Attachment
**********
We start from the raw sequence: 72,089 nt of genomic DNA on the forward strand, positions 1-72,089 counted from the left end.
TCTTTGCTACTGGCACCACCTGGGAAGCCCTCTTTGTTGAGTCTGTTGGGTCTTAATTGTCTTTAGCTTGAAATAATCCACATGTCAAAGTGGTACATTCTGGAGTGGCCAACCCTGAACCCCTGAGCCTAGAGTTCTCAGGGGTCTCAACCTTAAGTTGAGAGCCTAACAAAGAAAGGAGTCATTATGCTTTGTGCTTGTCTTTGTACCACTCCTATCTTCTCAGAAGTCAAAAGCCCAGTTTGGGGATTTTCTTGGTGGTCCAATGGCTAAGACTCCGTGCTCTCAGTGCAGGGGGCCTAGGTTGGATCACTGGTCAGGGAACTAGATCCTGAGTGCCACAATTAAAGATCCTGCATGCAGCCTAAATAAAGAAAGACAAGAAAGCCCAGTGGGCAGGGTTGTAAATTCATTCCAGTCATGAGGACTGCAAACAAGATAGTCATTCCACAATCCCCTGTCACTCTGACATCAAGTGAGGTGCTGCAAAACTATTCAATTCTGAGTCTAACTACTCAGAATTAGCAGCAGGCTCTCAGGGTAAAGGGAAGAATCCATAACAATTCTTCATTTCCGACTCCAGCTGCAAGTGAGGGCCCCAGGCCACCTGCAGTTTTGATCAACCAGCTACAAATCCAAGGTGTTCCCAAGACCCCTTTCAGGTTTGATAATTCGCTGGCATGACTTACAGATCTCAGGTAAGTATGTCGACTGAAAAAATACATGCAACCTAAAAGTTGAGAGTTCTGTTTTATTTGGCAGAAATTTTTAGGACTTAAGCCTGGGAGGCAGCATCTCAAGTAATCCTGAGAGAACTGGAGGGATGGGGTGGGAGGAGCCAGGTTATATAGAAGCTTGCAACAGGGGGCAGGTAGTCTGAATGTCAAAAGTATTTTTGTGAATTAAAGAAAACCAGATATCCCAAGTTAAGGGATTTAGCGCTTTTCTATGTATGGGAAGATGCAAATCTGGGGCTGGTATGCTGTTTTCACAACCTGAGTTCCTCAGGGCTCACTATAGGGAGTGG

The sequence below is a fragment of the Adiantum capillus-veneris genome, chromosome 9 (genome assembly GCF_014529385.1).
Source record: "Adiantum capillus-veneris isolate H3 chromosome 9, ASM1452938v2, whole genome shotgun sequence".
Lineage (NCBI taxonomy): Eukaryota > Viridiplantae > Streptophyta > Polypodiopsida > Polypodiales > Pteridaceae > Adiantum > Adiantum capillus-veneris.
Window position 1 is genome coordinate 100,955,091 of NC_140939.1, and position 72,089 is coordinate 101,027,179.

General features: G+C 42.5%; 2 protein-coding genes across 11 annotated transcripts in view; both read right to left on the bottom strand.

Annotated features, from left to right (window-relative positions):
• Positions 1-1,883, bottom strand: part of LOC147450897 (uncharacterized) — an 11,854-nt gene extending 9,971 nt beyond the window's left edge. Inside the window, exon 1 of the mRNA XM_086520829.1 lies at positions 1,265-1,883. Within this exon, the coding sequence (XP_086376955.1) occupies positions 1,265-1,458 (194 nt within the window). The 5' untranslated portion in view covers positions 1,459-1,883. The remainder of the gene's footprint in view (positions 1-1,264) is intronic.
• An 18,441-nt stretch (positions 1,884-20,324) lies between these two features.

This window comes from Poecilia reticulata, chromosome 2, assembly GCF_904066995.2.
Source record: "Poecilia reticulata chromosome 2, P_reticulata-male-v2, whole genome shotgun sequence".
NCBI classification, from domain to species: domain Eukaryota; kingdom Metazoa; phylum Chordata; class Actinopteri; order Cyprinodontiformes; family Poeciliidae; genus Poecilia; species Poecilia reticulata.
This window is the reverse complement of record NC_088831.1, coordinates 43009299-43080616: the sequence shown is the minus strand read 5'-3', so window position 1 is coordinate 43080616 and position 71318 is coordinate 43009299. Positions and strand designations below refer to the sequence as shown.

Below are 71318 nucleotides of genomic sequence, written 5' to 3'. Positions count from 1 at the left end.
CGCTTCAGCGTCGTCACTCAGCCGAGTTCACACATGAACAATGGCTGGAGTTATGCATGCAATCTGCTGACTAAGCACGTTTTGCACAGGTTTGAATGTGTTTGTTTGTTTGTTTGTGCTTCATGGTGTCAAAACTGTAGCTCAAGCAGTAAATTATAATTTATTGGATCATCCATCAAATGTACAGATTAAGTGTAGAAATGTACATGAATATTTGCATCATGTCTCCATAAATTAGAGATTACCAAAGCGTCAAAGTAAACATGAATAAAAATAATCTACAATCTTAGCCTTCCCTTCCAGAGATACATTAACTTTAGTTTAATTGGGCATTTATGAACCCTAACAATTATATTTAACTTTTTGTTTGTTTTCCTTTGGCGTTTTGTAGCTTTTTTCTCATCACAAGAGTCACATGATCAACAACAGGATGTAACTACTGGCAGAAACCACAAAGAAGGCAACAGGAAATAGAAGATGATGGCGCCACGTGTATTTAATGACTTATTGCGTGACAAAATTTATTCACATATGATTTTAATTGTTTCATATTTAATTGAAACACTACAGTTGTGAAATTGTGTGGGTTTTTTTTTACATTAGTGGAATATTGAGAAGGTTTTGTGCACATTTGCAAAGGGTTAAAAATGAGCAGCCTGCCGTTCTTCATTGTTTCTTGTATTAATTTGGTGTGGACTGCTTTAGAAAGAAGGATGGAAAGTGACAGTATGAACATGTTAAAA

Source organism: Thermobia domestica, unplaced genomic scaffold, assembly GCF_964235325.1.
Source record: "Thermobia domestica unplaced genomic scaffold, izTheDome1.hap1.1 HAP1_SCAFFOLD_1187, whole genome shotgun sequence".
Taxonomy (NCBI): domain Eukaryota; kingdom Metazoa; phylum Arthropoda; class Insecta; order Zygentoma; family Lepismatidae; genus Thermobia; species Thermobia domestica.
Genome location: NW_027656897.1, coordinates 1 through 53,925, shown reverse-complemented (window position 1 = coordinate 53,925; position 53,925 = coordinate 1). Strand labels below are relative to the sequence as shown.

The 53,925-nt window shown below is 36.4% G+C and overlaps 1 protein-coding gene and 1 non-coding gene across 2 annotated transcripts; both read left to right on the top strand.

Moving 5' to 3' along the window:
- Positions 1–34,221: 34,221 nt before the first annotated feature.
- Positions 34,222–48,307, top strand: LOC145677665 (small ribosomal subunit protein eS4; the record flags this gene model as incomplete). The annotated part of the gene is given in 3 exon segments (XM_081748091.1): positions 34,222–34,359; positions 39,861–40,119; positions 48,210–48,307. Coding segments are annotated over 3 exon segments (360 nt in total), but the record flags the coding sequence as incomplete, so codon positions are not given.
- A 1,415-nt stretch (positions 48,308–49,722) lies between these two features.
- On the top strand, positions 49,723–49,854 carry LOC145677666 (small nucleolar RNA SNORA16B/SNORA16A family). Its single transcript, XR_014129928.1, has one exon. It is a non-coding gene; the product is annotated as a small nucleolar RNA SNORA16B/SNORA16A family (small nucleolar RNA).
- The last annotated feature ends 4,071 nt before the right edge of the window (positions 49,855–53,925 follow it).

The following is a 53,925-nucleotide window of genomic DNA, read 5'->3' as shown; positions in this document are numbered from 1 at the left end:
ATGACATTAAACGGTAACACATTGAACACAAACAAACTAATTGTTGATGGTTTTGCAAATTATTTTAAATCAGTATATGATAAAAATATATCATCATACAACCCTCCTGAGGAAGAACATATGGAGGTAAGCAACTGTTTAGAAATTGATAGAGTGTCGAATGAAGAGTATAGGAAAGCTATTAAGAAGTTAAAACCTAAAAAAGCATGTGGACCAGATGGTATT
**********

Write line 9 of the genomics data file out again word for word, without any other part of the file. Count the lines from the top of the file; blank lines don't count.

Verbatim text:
• Positions 1-1,883, bottom strand: part of LOC147450897 (uncharacterized) — an 11,854-nt gene extending 9,971 nt beyond the window's left edge. Inside the window, exon 1 of the mRNA XM_086520829.1 lies at positions 1,265-1,883. Within this exon, the coding sequence (XP_086376955.1) occupies positions 1,265-1,458 (194 nt within the window). The 5' untranslated portion in view covers positions 1,459-1,883. The remainder of the gene's footprint in view (positions 1-1,264) is intronic.